I am an SNSF Ambizione Fellow, Senior Researcher and Lecturer at the Institute of Science, Technology and Policy, ETH Zürich. I am also an Associated Researcher at the Center for Security Studies, ETH Zürich, the Centre for Advanced Security Theory, University of Copenhagen, the Global Governance Centre, The Graduate Institute (IHEID) Geneva, the Department of World Politics, MGIMO Moscow, and the Centre for Urban Conflicts Research, University of Cambridge.
My work focuses on the rationalization, handling, and democratization of security politics and international affairs. At the state level, I analyze the interplay between representations of international danger, their political contestation, and the design of foreign policies. At the sub-state level, I investigate the reconfiguration of security professions, the democratization of security policy processes, and the adaptation of material/immaterial security dispositives to urban sites. Transcending levels of analysis, I also look into competing concepts of insecurity and the disciplinary organization of ‘international knowledge’ in general. My research draws on qualitative and quantitative methods and is grounded in critical International Relations and comparative Political Science.
My current research focuses on European and non-Western urban security politics. As a Swiss National Science Foundation (SNSF) Ambizione Fellow at ETH Zürich’s new interdisciplinary Institute of Science, Technology and Policy, I investigate the evolution of integrated urban security dispositives, their relations with democratic ideals writ large, and their dependence on political regimes, cultural values, and traditions of urban planning. I am also an associated member to a comparative analysis of foreign and security policy teaching in Russia, Canada and Switzerland, a research endeavor funded by the SNSF and the Russian Foundation for Humanities, and led by IHEID Geneva and MGIMO Moscow. Furthermore, I continue to capitalize on a completed SNSF project grant, jointly led with Stephan Davidshofer and Amal Tawfik, on the transnationalisation of fears and careers in the Swiss national security field.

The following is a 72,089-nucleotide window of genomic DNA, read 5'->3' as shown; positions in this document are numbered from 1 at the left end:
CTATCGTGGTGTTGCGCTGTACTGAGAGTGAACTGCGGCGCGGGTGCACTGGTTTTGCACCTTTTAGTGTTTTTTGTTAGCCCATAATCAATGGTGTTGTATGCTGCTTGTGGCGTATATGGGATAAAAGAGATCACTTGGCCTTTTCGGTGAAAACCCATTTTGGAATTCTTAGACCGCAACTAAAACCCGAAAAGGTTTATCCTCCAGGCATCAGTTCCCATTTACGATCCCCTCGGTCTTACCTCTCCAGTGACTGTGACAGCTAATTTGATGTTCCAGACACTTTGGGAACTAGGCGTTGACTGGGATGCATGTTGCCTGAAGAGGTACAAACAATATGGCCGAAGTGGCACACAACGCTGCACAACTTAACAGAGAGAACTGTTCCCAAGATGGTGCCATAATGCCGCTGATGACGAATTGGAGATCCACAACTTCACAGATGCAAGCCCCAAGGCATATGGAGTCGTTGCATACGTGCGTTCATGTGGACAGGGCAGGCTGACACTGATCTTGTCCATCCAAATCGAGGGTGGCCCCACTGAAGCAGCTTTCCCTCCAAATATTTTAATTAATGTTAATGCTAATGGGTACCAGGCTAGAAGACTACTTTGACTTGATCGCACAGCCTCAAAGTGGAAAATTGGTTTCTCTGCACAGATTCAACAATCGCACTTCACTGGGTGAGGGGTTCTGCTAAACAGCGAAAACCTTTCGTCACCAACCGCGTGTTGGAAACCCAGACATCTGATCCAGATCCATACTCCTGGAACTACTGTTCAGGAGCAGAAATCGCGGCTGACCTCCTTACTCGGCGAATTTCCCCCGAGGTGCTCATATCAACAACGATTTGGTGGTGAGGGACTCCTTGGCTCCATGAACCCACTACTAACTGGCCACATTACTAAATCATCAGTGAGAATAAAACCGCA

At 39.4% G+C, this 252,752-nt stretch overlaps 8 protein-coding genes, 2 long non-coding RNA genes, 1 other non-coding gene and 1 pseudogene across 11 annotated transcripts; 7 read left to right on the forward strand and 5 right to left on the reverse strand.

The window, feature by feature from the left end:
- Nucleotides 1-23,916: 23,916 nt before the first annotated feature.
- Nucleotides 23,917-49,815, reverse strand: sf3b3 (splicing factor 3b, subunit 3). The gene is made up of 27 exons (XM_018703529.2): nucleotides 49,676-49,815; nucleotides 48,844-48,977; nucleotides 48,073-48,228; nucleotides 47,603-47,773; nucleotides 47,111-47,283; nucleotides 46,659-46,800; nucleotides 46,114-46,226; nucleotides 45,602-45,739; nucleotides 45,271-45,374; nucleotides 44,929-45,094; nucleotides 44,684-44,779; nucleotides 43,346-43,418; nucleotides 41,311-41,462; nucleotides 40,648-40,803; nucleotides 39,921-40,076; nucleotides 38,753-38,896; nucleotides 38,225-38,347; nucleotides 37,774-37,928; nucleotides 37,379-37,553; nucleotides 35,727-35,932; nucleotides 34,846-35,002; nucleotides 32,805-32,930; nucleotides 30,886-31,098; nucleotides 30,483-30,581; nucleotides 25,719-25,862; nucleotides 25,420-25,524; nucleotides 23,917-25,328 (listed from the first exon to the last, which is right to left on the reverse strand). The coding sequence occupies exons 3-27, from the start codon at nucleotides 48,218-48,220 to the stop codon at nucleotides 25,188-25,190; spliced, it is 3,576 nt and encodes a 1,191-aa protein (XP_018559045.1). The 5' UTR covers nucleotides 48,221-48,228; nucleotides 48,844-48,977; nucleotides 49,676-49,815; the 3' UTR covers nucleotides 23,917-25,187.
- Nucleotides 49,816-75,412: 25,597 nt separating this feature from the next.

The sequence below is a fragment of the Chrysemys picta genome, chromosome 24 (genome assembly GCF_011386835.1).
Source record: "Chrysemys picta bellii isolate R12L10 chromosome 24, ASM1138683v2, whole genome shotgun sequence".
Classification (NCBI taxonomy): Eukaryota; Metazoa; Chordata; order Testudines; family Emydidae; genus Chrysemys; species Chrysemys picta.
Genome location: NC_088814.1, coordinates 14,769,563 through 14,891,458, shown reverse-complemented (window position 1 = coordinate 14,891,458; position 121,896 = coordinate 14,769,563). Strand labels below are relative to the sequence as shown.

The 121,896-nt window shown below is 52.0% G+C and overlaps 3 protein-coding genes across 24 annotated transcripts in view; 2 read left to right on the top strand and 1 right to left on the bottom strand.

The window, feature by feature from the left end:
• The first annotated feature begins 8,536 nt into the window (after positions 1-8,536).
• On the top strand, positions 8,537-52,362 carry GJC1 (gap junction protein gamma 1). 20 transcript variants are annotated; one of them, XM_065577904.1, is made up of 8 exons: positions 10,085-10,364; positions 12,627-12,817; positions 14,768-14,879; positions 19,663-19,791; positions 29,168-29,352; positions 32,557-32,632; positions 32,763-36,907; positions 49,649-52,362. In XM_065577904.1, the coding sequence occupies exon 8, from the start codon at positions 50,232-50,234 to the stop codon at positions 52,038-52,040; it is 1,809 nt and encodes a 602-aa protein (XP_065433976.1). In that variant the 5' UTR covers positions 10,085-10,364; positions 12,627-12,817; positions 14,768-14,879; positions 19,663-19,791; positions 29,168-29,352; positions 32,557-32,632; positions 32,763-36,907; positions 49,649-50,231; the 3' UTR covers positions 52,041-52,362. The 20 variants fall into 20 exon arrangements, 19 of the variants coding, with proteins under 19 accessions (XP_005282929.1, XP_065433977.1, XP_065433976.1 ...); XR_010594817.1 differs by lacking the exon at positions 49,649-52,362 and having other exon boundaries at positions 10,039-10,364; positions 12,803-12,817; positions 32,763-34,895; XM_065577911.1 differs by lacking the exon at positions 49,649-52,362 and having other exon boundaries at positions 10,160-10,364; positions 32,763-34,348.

I am a co-founder and co-chair of the Swiss Political Science Association’s International Political Sociology Working Group, a national platform dedicated to promoting reflexive IR scholarship. I conducted academic fieldwork in Switzerland, France, Germany, Morocco, Nepal, South Africa and Uruguay, teach or taught modules, BA and MA courses in International Relations Theory and Contemporary Security Studies at IHEID Geneva, ETH Zurich, University of Lucerne, University of Fribourg, The New School for Social Research, Université de Marrakech and Tribhuvan University, and am actively engaged in national and international policy consulting. Among other distinctions, my work was awarded the Fletcher School’s Donald R. MacJannet Fellowship and IHEID Geneva’s Best PhD Thesis of the Institute Award.
In the past, I was a senior researcher at the Center for Security Studies and lecturer at the Department of Humanities, Social and Political Science, ETH Zürich, 2009-2016. I was also a visiting scholar at the Facultad de Ciencias Sociales at Universidad de la República (Montevideo) in 2018, at the Department of Political Science at University of Amsterdam in 2018, a visiting professor at Kathmandu School of Law in 2017, and a visiting scholar at the Faculté des Sciences Juridiques, Economiques et Sociales at Université Cadi Ayyad de Marrakech in 2016-2017, the Centre for Urban Conflicts Research at University of Cambridge in 2016, the Centre d’études et de recherches internationales at Sciences-Po Paris in 2014, the Saltzman Institute of War and Peace Studies at Columbia University in 2013, the Graduate Program in International Affairs at The New School for Social Research in 2012, and the Centre for Advanced Security Theory at University of Copenhagen in 2008-2009. I obtained my doctorate from the Graduate Institute of International and Development Studies Geneva in 2010, and MA degrees in international politics from The Fletcher School of Law and Diplomacy in 2004 and the Graduate Institute in Geneva in 2003.
Institute of Science, Technology and Policy
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Find more political science research by Hagmann here.